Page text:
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Article
Publication date: 22 November 2018

Samia Mazhar, Paul Pao-Yen Wu and Michael Rosemann

A configurable reference model can be used to assist in the development and management of business processes in complex, multi-stakeholder environments. The purpose of…

Abstract

Purpose

A configurable reference model can be used to assist in the development and management of business processes in complex, multi-stakeholder environments. The purpose of this paper is to demonstrate a process design in such environments via configurable process reference modelling, using airports as an example.

Design/methodology/approach

Existing reference modelling methods around process modelling, merging and configuration are extended to include contextual and spatial factors using the design science methodology. The approach is empirically based on a set of business process management notation (BPMN) models for international passenger departures, consolidated from five Australian airport case studies via document analysis, interviews and observation.

Findings

The use of contextual factors and operational scenarios, structured using the proposed approach, facilitated efficient cross-organisational comparison for configuring processes to suit the needs of a target organisation. The resulting configurable model integrates the perspectives of organisational stakeholder groups with that of the customer in a transparent and unambiguous graphical representation. It is a reusable tool with low data collection needs for each use.

Research limitations/implications

Future research should include: version management; how to keep the model current; configurability via modelling objects other than gateways; and cross-discipline application (e.g. as a foundation for quantitative decision-making models).

Originality/value

This is the first reported application of configurable reference modelling to airport passenger facilitation. Methodological contributions include the addition of space-sensitive process elements and notation to BPMN; guidelines for systematically deriving contextual factors associated with process variants across similar organisations; and overall normative guidelines for inductively developing a configurable process reference model.

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Article
Publication date: 29 May 2020

Stefania Barillà, Flavia Martinelli and Antonella Sarlo

This article seeks to explain why the public provision of early childhood education and care (ECEC) services in Reggio di Calabria – the largest city of the Calabria…

Abstract

Purpose

This article seeks to explain why the public provision of early childhood education and care (ECEC) services in Reggio di Calabria – the largest city of the Calabria region in Southern Italy – has remained among the lowest in the country, failing to respond to the growing local demand for such services. Most of the limited formal supply of ECEC services currently available in the city is almost exclusively provided, for a fee, by private – until recently unregulated – day care centres, whereas households who cannot afford them must still rely on family care.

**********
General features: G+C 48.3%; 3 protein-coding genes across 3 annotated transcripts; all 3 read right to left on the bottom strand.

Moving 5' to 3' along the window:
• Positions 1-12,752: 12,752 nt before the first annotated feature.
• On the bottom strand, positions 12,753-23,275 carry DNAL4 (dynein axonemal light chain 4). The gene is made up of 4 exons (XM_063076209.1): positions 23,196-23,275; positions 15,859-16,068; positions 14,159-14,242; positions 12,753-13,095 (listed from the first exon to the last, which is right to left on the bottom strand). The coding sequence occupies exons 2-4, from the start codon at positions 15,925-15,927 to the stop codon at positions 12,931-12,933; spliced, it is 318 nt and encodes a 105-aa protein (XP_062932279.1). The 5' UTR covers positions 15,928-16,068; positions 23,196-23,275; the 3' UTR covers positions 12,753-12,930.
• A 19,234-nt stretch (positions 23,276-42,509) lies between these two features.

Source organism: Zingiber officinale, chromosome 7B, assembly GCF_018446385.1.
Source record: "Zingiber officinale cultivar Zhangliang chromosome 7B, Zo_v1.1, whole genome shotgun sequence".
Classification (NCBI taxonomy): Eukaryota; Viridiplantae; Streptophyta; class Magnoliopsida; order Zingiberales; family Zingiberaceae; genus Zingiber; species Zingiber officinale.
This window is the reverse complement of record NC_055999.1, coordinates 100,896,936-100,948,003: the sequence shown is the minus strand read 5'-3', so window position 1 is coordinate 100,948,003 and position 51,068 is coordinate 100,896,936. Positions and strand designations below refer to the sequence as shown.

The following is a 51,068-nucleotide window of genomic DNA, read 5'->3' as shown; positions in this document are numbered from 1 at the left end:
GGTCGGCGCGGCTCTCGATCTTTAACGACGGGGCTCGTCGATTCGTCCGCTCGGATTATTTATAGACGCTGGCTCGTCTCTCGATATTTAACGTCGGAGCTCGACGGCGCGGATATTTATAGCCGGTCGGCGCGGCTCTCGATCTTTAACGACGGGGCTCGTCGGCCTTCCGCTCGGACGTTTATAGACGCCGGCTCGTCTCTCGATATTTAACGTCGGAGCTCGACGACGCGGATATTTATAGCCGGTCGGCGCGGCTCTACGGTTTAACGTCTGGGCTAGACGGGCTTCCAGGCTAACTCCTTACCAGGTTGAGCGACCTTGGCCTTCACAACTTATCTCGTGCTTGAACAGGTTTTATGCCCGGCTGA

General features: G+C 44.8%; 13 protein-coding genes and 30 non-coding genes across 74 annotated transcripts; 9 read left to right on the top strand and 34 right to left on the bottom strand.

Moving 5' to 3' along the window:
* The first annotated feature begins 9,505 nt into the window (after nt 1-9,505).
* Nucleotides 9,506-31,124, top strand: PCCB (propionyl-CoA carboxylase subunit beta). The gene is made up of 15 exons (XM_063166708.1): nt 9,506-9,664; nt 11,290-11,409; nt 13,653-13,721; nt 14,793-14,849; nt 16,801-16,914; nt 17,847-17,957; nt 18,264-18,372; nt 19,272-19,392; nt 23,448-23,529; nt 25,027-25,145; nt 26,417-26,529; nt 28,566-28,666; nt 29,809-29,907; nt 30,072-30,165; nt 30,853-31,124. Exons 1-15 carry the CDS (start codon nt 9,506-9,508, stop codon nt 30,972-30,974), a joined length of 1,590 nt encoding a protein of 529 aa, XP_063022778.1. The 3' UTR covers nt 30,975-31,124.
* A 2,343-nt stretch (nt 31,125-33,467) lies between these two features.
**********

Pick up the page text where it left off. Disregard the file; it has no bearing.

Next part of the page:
Design/methodology/approach

Based on original research findings, the article explains how such a supply configuration is the result of several concurrent factors – structural, institutional and cultural, on both the demand and the supply side of the service relation – and has been conditioned by both national and local specificities.

Findings

The complex interplay of these factors accounts not only for the enduring absence of an adequate public provision of ECEC services in the city and its region but also for the reproduction of an “unsupported” familistic model of care, while a loosely regulated private supply answers the growing demand coming from the working women who can afford it.

Social implications

The lack of public ECEC, which was significantly aggravated by the 2008 financial crisis, represents a major constraint for women's emancipation and social justice in an already difficult socio-economic context.

Originality/value

The article provides in-depth knowledge on the enduring deficit of public ECEC services in a region and city that are little studied, together with a contextualized interpretation of its causes and implications.

Details

International Journal of Sociology and Social Policy, vol. 40 no. 7/8
Type: Research Article
ISSN: 0144-333X

Keywords

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Book part
Publication date: 27 October 2015

Deirdre McQuillan and Pamela Sharkey Scott